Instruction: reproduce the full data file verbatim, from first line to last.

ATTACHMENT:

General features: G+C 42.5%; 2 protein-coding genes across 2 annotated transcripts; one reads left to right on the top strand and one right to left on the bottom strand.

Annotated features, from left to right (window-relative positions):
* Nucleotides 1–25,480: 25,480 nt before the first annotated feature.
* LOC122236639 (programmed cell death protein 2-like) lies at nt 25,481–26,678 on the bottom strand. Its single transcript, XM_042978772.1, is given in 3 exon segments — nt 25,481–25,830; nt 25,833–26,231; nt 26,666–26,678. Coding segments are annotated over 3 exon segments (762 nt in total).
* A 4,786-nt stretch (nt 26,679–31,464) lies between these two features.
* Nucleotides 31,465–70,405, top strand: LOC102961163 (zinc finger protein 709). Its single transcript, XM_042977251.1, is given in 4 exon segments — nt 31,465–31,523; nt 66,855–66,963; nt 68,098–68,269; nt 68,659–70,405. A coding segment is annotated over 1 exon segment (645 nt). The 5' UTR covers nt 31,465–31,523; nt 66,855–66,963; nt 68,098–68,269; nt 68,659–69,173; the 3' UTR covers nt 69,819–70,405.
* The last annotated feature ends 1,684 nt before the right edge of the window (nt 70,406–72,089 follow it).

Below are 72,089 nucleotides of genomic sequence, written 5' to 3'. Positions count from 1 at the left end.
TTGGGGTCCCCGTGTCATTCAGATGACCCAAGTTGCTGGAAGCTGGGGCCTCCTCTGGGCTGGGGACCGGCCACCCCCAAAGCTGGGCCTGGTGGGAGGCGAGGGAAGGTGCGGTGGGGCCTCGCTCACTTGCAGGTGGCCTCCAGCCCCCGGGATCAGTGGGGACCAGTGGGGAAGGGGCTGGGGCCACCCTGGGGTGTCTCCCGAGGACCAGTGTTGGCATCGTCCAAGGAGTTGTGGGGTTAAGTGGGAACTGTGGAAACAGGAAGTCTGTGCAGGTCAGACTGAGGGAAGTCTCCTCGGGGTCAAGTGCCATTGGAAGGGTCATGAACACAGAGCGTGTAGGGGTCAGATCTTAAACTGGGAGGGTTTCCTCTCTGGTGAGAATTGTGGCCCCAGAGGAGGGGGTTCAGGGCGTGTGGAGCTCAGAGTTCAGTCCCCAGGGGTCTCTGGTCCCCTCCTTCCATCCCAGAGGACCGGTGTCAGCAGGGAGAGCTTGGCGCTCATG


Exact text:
General features: G+C 42.5%; 2 protein-coding genes across 2 annotated transcripts; one reads left to right on the top strand and one right to left on the bottom strand.

Annotated features, from left to right (window-relative positions):
* Nucleotides 1–25,480: 25,480 nt before the first annotated feature.
* LOC122236639 (programmed cell death protein 2-like) lies at nt 25,481–26,678 on the bottom strand. Its single transcript, XM_042978772.1, is given in 3 exon segments — nt 25,481–25,830; nt 25,833–26,231; nt 26,666–26,678. Coding segments are annotated over 3 exon segments (762 nt in total).
* A 4,786-nt stretch (nt 26,679–31,464) lies between these two features.
* Nucleotides 31,465–70,405, top strand: LOC102961163 (zinc finger protein 709). Its single transcript, XM_042977251.1, is given in 4 exon segments — nt 31,465–31,523; nt 66,855–66,963; nt 68,098–68,269; nt 68,659–70,405. A coding segment is annotated over 1 exon segment (645 nt). The 5' UTR covers nt 31,465–31,523; nt 66,855–66,963; nt 68,098–68,269; nt 68,659–69,173; the 3' UTR covers nt 69,819–70,405.
* The last annotated feature ends 1,684 nt before the right edge of the window (nt 70,406–72,089 follow it).

Below are 72,089 nucleotides of genomic sequence, written 5' to 3'. Positions count from 1 at the left end.
TTGGGGTCCCCGTGTCATTCAGATGACCCAAGTTGCTGGAAGCTGGGGCCTCCTCTGGGCTGGGGACCGGCCACCCCCAAAGCTGGGCCTGGTGGGAGGCGAGGGAAGGTGCGGTGGGGCCTCGCTCACTTGCAGGTGGCCTCCAGCCCCCGGGATCAGTGGGGACCAGTGGGGAAGGGGCTGGGGCCACCCTGGGGTGTCTCCCGAGGACCAGTGTTGGCATCGTCCAAGGAGTTGTGGGGTTAAGTGGGAACTGTGGAAACAGGAAGTCTGTGCAGGTCAGACTGAGGGAAGTCTCCTCGGGGTCAAGTGCCATTGGAAGGGTCATGAACACAGAGCGTGTAGGGGTCAGATCTTAAACTGGGAGGGTTTCCTCTCTGGTGAGAATTGTGGCCCCAGAGGAGGGGGTTCAGGGCGTGTGGAGCTCAGAGTTCAGTCCCCAGGGGTCTCTGGTCCCCTCCTTCCATCCCAGAGGACCGGTGTCAGCAGGGAGAGCTTGGCGCTCATG